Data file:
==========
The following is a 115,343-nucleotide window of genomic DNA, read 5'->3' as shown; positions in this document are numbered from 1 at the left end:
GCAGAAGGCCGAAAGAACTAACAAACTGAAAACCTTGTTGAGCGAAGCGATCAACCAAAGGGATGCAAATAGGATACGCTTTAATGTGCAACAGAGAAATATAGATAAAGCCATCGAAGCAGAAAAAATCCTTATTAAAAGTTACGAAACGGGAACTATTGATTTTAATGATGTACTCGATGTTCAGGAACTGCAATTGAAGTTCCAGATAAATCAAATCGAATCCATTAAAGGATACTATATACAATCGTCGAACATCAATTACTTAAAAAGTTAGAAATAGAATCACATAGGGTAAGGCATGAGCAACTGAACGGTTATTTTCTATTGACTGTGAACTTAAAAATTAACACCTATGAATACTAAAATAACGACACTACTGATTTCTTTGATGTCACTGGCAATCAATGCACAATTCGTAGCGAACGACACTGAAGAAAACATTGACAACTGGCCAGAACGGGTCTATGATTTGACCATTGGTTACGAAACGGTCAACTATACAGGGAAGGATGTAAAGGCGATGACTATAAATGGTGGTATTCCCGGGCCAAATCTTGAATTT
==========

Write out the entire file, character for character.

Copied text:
The following is a 115,343-nucleotide window of genomic DNA, read 5'->3' as shown; positions in this document are numbered from 1 at the left end:
GCAGAAGGCCGAAAGAACTAACAAACTGAAAACCTTGTTGAGCGAAGCGATCAACCAAAGGGATGCAAATAGGATACGCTTTAATGTGCAACAGAGAAATATAGATAAAGCCATCGAAGCAGAAAAAATCCTTATTAAAAGTTACGAAACGGGAACTATTGATTTTAATGATGTACTCGATGTTCAGGAACTGCAATTGAAGTTCCAGATAAATCAAATCGAATCCATTAAAGGATACTATATACAATCGTCGAACATCAATTACTTAAAAAGTTAGAAATAGAATCACATAGGGTAAGGCATGAGCAACTGAACGGTTATTTTCTATTGACTGTGAACTTAAAAATTAACACCTATGAATACTAAAATAACGACACTACTGATTTCTTTGATGTCACTGGCAATCAATGCACAATTCGTAGCGAACGACACTGAAGAAAACATTGACAACTGGCCAGAACGGGTCTATGATTTGACCATTGGTTACGAAACGGTCAACTATACAGGGAAGGATGTAAAGGCGATGACTATAAATGGTGGTATTCCCGGGCCAAATCTTGAATTT